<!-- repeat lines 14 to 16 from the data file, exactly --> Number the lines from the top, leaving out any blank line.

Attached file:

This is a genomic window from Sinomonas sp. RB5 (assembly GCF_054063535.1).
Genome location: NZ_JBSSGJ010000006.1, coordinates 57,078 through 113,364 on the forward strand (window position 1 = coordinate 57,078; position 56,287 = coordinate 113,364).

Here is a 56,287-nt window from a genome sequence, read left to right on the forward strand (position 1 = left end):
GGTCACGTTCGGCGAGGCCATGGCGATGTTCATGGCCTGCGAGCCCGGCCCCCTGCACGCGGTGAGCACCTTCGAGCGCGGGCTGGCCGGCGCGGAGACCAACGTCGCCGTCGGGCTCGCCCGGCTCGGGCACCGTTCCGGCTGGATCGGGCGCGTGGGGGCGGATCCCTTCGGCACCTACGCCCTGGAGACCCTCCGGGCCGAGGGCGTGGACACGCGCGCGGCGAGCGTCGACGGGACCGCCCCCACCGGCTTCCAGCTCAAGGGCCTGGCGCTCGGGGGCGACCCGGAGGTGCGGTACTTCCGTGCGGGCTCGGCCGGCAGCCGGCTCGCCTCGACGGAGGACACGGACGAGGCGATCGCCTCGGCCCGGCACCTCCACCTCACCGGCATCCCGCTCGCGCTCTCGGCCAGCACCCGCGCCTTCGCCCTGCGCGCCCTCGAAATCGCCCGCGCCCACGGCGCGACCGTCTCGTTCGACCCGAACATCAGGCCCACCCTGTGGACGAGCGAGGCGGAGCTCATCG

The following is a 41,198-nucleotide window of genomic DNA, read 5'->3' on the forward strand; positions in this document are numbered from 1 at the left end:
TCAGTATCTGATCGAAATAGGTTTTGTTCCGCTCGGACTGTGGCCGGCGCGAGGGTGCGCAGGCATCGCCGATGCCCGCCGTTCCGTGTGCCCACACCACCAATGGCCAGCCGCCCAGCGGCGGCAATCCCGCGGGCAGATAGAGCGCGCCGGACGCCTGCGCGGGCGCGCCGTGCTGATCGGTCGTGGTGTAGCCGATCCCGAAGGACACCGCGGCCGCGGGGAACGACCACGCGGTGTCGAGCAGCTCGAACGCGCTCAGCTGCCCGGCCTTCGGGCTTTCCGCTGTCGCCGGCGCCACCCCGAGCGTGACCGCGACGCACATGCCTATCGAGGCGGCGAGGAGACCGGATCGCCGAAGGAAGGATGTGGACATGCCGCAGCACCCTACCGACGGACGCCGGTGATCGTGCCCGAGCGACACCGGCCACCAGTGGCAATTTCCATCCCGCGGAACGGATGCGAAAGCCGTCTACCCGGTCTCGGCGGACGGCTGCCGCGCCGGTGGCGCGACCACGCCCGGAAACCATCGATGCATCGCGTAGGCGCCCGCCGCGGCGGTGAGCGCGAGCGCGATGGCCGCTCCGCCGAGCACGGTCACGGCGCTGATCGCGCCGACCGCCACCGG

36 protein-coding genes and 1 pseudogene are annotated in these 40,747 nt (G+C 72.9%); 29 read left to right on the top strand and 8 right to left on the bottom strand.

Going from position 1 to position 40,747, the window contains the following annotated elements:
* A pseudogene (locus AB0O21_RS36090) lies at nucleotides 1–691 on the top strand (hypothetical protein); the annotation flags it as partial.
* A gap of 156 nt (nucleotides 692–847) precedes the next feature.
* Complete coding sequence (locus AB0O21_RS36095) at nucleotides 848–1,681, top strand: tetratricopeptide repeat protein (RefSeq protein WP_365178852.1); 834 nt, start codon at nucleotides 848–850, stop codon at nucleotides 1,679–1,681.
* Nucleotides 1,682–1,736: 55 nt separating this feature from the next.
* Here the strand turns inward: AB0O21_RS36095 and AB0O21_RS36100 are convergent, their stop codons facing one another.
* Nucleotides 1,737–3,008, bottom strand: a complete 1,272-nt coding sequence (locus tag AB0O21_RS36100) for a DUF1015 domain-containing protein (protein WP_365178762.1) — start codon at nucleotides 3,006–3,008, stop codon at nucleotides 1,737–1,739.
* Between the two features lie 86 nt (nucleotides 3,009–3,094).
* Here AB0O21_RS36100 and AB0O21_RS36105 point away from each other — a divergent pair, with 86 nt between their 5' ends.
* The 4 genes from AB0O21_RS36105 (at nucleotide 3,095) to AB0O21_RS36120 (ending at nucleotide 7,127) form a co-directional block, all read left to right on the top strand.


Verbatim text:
* Nucleotides 1,737–3,008, bottom strand: a complete 1,272-nt coding sequence (locus tag AB0O21_RS36100) for a DUF1015 domain-containing protein (protein WP_365178762.1) — start codon at nucleotides 3,006–3,008, stop codon at nucleotides 1,737–1,739.
* Between the two features lie 86 nt (nucleotides 3,009–3,094).
* Here AB0O21_RS36100 and AB0O21_RS36105 point away from each other — a divergent pair, with 86 nt between their 5' ends.